There is probably nothing more embarrassing than a bout of halitosis because when you are afflicted, your best friend shuns you like the plague and the passenger next to you on the bus keeps their window open, even if it is raining or cold.
Halitosis is the kind of disease that could make you an embarrassment to your friends when you open your mouth to speak.
When you suffer from halitosis, everybody around you, including the street kids, turn away when you part your lips to indicate beginning of a grin.
In case you’re wondering what this is, halitosis is another name for bad breath, which may at times be a sign of more severe illnesses requiring medical attention, or merely a reflection of your inability to attend to matters of personal hygiene.
What causes bad breath? Halitosis may be caused by excessive amounts of odour-producing bacteria in the mouth. The worst kind of bad breath originates from bacteria gathered at the back of the tongue.
Some bacteria accumulate on the bits of food left in the mouth and between the teeth and if they -mouth and teeth – are not cleaned properly and regularly, they produce sulphur compounds, which cause bad breath. Another cause of bad breath is, yes, the food we eat.
Food begins to be broken down in the mouth before going down through the alimentary canal. As the food is digested and absorbed into the bloodstream, it is eventually carried to the lungs and given off in your breath. If you eat foods with strong odours (such as garlic or onions), brushing and flossing, or using mouthwash only covers up the odour temporarily.
The odour will not go away completely until the food has been processed and eliminated from your body.
Cigarettes contain chemicals that cause bad breath when smoked. These chemicals, which include tar and nicotine, build up in the mouth during smoking. They can stick on the teeth, gums, and tongue and inside cheeks resulting in excessive multiplication of bacteria in the mouth.
Once these bacteria are introduced into your mouth they will stay there until you get rid of them. Smoking also dries out the mouth by stopping saliva from continuously flowing and cleansing out the mouth.
This causes the growth of certain types of bacteria in the mouth, which lead to a continuous bad odour. Because the saliva is not able to move as freely, it cannot clean out the bacteria that move through the mouth.
The chemicals in cigarettes also cause easier formation of cavities and yellowing of teeth, raising the temperature in the mouth, which results in the destruction of the oral tissues. When the tissues are damaged, the bacteria move at ease in the mouth, which can lead to more Mouthwash Dentol floss Toothpaste serious problems like gum disease and oral cancer.
Persistent bad breath or a bad taste in the mouth may therefore be a warning sign of gum (periodontal) disease, which is caused by the build up of bacteria on the teeth. Other dental causes of bad breath include poorly fitting dental appliances, yeast infections of the mouth, and dental caries.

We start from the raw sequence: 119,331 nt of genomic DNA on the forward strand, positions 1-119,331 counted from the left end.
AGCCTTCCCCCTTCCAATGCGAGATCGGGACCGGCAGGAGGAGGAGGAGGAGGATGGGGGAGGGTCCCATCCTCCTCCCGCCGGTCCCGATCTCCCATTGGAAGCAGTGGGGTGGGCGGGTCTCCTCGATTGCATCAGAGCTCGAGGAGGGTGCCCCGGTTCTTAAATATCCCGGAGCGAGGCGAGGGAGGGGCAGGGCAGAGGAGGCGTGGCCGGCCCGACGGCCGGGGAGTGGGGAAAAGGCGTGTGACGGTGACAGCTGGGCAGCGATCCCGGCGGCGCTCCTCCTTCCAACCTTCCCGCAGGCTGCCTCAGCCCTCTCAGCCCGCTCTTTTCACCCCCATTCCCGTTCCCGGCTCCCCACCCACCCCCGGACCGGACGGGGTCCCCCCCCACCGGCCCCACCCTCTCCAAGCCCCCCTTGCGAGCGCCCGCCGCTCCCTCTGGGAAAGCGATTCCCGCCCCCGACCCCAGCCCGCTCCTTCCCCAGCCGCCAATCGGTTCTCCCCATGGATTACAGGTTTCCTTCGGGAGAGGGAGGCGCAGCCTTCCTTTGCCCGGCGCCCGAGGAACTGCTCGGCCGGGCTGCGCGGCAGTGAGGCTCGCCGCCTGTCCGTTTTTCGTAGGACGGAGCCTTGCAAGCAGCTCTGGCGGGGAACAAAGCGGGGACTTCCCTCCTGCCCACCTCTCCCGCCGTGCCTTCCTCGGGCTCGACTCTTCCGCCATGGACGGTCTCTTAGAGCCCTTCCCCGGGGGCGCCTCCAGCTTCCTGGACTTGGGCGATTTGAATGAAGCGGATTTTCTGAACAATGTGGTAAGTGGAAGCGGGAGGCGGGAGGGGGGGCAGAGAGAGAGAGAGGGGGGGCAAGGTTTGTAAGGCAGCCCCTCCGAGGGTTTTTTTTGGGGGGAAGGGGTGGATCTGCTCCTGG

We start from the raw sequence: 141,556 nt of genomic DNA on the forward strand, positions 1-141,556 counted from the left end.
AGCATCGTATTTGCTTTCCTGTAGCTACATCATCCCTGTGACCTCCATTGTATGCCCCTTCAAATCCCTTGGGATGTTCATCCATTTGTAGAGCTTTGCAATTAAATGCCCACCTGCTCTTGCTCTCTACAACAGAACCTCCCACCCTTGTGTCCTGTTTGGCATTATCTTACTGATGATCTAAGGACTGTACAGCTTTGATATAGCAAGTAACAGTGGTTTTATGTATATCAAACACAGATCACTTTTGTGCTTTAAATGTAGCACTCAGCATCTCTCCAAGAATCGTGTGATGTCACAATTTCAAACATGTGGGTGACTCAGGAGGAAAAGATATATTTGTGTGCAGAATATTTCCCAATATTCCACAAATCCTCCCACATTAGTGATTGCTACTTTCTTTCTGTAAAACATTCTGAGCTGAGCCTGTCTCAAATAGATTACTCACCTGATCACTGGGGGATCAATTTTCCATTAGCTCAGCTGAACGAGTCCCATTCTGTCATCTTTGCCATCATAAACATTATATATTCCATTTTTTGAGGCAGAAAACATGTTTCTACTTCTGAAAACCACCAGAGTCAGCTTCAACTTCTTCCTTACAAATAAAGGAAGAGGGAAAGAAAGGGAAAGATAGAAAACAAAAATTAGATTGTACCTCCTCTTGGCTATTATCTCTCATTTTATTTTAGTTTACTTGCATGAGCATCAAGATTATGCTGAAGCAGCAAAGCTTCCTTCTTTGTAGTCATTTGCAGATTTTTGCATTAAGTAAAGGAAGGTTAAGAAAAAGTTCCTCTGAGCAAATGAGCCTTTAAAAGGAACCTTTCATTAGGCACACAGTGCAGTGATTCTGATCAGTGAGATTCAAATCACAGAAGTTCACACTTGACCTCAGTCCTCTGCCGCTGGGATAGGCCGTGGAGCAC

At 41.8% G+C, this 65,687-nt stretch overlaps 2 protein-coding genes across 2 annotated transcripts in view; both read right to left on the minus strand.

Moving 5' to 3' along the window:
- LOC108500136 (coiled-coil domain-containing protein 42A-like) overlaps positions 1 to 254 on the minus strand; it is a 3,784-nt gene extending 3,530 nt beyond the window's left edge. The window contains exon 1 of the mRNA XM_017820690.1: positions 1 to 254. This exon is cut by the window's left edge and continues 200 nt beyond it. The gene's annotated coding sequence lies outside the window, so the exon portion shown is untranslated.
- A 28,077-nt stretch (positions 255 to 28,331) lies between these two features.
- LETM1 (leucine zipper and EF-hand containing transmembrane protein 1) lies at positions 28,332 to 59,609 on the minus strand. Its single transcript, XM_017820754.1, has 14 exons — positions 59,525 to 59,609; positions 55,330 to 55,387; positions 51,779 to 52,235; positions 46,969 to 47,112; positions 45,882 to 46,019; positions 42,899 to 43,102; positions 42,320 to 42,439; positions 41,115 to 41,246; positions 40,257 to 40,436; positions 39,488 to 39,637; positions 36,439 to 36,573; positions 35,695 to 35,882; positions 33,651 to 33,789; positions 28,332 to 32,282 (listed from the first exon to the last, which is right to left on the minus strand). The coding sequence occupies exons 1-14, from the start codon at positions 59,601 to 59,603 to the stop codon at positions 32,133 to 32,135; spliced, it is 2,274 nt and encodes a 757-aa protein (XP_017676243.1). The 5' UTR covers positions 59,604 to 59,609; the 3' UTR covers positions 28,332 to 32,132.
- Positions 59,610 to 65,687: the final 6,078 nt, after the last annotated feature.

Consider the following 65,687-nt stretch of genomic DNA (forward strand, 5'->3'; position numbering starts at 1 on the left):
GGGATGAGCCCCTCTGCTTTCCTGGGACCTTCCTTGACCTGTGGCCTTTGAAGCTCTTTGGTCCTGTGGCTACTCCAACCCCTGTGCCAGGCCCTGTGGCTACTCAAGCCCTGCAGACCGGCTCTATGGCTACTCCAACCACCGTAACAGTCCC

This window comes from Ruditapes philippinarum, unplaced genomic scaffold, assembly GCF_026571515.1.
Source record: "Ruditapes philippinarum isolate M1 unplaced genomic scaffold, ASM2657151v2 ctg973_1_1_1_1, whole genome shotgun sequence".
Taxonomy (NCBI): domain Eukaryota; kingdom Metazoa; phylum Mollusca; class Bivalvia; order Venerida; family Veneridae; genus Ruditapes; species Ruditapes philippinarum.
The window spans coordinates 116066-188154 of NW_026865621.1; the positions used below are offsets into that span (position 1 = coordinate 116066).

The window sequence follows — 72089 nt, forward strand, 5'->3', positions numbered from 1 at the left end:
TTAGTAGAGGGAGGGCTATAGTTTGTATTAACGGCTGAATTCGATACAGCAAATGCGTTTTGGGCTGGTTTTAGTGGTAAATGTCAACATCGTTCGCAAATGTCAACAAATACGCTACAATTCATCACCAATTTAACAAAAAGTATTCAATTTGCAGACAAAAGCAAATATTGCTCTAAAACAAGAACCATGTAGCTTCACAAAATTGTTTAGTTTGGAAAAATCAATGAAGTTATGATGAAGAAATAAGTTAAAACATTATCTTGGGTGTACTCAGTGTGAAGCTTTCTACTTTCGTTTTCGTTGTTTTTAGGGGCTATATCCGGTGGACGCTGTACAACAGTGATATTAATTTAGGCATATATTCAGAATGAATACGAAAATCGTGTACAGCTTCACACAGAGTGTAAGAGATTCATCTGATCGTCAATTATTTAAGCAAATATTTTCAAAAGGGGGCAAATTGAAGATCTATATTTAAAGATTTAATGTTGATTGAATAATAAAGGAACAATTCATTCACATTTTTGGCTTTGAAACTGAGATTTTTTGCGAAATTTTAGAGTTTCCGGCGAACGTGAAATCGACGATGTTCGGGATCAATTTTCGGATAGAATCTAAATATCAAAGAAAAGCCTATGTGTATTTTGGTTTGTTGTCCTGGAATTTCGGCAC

Other diseases like pneumonia or bronchitis, chronic sinus infections, postnasal drip, diabetes, chronic acid reflux, and liver or kidney problems may also cause bad breath.
Taking care of bad breath
Brushing and flossing more and drinking water instead of flavoured drinks and alcohol can help correct occasional bad breath issues while snacking on sugar-free mints or sugarless gum can also help control the breath.
If the condition occurs frequently, eliminate the food and drink triggering the overload of odourproducing bacteria in the mouth.
You can also limit the intake of coffee, alcohol, fatty foods and dairy as these dry out the mouth and change the acidity levels, which makes it easier for bacteria to breed.
If you experience a foul smell while using medication such as antidepressants, decongestants, high blood pressure medicines, antihistamines, or pain relievers, check with your doctor for a substitute medication that will not cause a dry mouth.
Using an antiseptic mouthwash helps kill germs that cause bad breath while cleaning all the surfaces of the teeth by brushing for about two minutes at least twice a day helps to fight off bad breath.
Remember to brush your tongue as most bacteria hide there. It is equally important to floss because brushing alone will not remove harmful plaque and food particles that stick on the gums.
The easiest way to get over your bad breath is to quit smoking. If you are not able to totally quit smoking, it is important to lessen your cigarette intake, as this will improve your health and breath.
Seek medical attention if you discover the following:
Ammonia or urine smell: If your bad breath smells like ammonia or urine, it could be a sign of kidney failure.
Sweet and fruity smell: This could mean the presence of diabetes.
Rotten eggs smell: If your bad breath smells of rotten eggs, it may be a sign of liver cirrhosis.